While checking out at the grocery store a few months back, I asked the cashier how his day was going. “Well, this morning I woke up and decided it was going to be a great day…so I’m great!” he replied.
What a refreshing presence this man was. It wasn’t so much what he said as how he said it that showed me he wasn’t just being polite. His broad smile, ready laugh, and helpful personality all reflected his state of well-being. Was he facing fewer challenges that day than you or I? Probably not. But his decision to have a great day made it happen.
As an optimist, I understand the power of a positive attitude. Seeing the glass as half-full paves the way for new opportunities. Perceiving the best in others creates interpersonal harmony. Being solution-oriented inspires hope born of action.
At the same time, suffering exists all over the world. Pain has a home in nearly every human heart. So how do you balance a positive outlook with this hard reality? Read more…
For most of my life, Iâ€™ve struggled with perfectionism. One definition of perfectionism, offered by Dictionary.com, is â€śA propensity for being displeased with anything that is not perfect or does not meet extremely high standards.â€ť There is nothing wrong with having high standards. They cause us to be conscientious, hard-working, and reliable. They inspire us to reach for bigger heights and can lead to great personal and professional success.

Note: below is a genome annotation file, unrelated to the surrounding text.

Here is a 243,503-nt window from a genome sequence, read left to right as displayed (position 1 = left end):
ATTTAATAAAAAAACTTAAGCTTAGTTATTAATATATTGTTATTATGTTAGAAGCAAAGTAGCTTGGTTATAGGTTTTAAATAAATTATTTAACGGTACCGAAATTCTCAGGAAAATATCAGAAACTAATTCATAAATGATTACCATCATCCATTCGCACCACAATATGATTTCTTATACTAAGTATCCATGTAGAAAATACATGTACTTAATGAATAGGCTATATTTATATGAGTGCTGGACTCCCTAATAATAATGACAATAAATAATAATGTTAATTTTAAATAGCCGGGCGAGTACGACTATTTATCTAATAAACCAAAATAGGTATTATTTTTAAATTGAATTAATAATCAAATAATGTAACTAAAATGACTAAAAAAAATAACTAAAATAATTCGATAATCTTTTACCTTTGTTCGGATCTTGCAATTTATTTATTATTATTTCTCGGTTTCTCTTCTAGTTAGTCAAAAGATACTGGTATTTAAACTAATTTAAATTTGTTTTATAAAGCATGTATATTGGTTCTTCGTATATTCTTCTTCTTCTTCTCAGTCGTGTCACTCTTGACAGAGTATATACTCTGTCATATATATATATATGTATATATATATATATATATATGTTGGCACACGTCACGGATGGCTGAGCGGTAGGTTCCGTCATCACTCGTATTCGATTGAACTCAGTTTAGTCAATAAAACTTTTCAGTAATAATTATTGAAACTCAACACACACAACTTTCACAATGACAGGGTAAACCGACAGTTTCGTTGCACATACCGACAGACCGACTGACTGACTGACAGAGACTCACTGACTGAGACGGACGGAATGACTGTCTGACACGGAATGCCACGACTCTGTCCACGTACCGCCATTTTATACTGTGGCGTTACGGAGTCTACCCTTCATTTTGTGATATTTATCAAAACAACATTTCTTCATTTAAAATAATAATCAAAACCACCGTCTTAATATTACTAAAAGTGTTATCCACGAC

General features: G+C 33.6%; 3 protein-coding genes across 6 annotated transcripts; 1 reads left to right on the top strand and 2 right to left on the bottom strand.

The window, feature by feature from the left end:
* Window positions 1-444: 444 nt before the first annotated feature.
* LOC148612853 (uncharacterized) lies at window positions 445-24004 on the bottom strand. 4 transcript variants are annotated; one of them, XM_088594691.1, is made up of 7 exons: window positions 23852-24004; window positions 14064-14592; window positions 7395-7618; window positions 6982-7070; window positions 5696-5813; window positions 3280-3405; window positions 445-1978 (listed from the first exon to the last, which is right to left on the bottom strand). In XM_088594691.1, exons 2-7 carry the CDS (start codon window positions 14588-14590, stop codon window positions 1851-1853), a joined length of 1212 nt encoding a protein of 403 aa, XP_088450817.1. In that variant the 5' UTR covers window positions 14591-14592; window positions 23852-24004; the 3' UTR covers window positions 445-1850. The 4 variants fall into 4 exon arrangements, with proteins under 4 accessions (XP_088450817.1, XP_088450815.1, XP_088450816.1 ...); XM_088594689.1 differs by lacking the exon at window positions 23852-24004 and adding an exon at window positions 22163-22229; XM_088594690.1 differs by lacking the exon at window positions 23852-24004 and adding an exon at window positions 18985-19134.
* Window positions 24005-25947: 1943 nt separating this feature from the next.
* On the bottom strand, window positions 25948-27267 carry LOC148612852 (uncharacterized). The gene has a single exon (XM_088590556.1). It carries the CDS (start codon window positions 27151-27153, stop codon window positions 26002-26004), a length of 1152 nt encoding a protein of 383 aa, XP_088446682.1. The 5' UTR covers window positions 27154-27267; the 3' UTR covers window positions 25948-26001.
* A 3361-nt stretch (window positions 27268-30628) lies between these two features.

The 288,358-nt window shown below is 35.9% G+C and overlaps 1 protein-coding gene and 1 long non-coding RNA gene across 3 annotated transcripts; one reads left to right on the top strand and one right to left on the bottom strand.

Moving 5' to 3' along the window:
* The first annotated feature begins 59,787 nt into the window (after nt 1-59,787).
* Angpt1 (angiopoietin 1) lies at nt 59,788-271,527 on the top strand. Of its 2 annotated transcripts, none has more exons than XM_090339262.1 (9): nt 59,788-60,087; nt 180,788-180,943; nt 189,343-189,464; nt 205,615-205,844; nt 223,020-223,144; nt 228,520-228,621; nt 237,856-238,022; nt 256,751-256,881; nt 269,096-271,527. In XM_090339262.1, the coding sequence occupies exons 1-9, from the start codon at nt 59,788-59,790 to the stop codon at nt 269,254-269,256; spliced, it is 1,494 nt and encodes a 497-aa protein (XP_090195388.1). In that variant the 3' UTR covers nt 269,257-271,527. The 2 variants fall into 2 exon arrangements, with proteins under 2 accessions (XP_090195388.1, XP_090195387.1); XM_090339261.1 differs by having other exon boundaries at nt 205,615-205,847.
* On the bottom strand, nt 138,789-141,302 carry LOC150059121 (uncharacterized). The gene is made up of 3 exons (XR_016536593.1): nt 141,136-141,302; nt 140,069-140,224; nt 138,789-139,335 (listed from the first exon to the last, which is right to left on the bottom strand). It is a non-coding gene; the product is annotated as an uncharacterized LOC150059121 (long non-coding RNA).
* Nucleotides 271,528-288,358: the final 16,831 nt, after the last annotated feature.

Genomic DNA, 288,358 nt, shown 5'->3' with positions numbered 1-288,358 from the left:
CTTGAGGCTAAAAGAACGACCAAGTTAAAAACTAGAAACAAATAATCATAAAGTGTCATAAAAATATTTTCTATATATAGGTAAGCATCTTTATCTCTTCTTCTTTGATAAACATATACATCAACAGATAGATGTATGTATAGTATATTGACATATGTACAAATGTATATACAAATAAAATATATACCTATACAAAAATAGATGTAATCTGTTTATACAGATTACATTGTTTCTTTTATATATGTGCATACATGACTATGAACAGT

The line that crosses into perfectionism is the â€śpropensity for being displeasedâ€ť when these high standards are not met. The need for things to go exactly according to plan causes suffering when they donâ€™t. Perfectionism can trigger self-criticism, judgment of others, and controlling behavior. For many, it’s a defense against anxiety, an attempt to avoid feeling vulnerable or out of control. If youâ€™re like me, it may show up in some areas of your life but not in others. Read more…
While I was waist-deep in writing my book on finding your calling, the economy crashed. Unlike so many news stories, there has been nothing distant and impersonal about this one. The impact is everywhere. People of all ages have been affected by everything from pay cuts to a crippled housing market, a broken health insurance system, high debts, and unemployment. I even watched a New York Times video recently that stated that the unemployment rate for college graduates under twenty-seven is the highest itâ€™s ever been reported.
I began to wonder: In a time full of ground level crises, is finding your calling too lofty a goal? I flipped this question upside down and inside out. And I concluded that the answer is no. The greater the challenges in the world, the more urgently our gifts are needed. There is so much to be done on every level, and we each play a valuable part.
Even if youâ€™ve fallen on tough financial times, here are five cost-free tips for finding and following your calling: Read more…